UTZ certification offers huge advantages for both newcomers to coffee cultivation and long-established farmers. Those just starting out benefit from the latest know-how and are able to produce sustainable and high-quality coffee right from the word go. The old-timers of the coffee business are also happy to benefit from the advice. After all, even with 60 or more years, you are never too old to learn. The regular inspections help to ensure that the farmers are always up to date and keep on improving.
The certification ensures that the farmers are much better organised among themselves. They are assigned to a group and work together to take care of transport, hiring a suitable vehicle to bring the raw coffee safely down into the valley.
Juan Valdez and his Conchita
The Colombians understood early on that it takes not only first-class quality but also effective marketing to ensure the economic success of an export product. With this in mind, Juan Valdez was created by the FNC in 1959. Juan is a fictitious Colombian farmer who stands for authentic, high-quality Colombian coffee. His look is typical: he wears a hat, and the characteristic moustache that adorns his upper lip has remained jet black even after all these years. Always at his side is his ever-contented donkey, Conchita – a timeless beauty. It must be the Colombian mountain air!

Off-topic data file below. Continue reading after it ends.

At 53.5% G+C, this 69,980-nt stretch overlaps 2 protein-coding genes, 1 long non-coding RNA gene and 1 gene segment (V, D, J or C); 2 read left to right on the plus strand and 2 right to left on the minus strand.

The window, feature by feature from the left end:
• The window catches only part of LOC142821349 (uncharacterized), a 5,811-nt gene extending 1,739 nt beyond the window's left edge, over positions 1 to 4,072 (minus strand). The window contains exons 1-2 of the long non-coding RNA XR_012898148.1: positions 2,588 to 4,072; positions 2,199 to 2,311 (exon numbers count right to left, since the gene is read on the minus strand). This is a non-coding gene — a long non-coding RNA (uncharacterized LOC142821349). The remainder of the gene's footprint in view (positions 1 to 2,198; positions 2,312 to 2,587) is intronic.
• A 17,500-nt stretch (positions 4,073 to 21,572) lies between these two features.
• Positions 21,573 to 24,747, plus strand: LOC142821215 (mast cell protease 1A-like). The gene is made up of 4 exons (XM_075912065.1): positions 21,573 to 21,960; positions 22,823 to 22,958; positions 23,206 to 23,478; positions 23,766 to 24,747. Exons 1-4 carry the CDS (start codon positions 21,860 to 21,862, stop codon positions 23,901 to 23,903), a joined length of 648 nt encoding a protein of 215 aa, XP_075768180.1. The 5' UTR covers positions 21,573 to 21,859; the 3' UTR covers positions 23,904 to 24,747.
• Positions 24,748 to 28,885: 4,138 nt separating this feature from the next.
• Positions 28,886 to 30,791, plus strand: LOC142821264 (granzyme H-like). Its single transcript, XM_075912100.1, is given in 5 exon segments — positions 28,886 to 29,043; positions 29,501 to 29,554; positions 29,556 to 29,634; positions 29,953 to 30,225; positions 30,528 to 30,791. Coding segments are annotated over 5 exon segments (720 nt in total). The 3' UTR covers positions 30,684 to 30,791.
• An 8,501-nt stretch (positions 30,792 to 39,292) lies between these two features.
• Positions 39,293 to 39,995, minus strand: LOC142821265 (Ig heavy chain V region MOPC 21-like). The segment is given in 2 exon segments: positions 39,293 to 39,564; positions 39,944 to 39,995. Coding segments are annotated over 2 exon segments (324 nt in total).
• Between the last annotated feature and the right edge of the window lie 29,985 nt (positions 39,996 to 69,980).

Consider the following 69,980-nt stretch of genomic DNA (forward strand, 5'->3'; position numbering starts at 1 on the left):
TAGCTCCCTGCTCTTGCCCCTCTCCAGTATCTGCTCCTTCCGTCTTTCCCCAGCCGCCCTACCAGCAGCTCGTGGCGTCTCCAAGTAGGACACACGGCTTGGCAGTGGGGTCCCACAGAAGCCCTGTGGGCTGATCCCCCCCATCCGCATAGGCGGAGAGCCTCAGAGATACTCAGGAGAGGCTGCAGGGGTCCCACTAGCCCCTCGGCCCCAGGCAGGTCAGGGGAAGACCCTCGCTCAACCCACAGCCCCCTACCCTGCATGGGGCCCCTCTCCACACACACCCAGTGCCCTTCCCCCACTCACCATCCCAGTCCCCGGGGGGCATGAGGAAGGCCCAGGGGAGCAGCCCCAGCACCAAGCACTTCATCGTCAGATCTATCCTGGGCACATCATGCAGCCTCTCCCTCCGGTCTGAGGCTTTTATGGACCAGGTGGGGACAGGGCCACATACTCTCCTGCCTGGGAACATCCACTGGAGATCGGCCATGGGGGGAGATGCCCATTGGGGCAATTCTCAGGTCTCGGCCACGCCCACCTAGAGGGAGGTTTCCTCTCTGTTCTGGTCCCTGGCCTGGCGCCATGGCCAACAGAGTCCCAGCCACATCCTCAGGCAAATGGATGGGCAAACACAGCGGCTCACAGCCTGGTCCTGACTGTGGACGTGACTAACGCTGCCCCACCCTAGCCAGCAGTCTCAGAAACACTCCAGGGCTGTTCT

The first Juan Valdez Café was opened in the Colombian capital of Bogotá in 2002. It is the world’s only café chain owned by coffee farmers themselves. As the chain was established by the FNC, members automatically benefit from the profits generated. By now, Juan Valdez Cafés can be found in all major cities in Colombia, as well as in Washington, D.C., and New York, and the coffee can also be purchased online in China, the USA and Europe.
Roller-coaster ride with a happy end?
Colombia’s coffee farmers have experienced some real ups and downs in recent decades. Significant losses were suffered in the 1990s due to the excessive appetite of the coffee bean weevil, which nibbled away at the coffee beans, and the replanting of larger cultivation areas. Later on, the coffee plants found themselves struggling with coffee rust, a fungal disease that affects coffee plants. Climate change continues to be a challenge, with prolonged drought periods interspersed with unusually heavy rain in the wet season.
Colombia is increasingly promoting new coffee varieties with the aim of remaining competitive, planting more resistant varieties that can withstand the changing weather conditions and defend themselves against pests. At the same time, the Colombians are also increasingly focusing on speciality coffees, thanks to factors such as research and the use of new technologies.
Colombia is on the right track. The diversity of flavour profiles and the ongoing improvements in the quality of the coffee varieties are ensuring that Juan Valdez and his Conchita will continue to have a smile on their faces in future. As will we, whenever we enjoy an authentic Colombian coffee.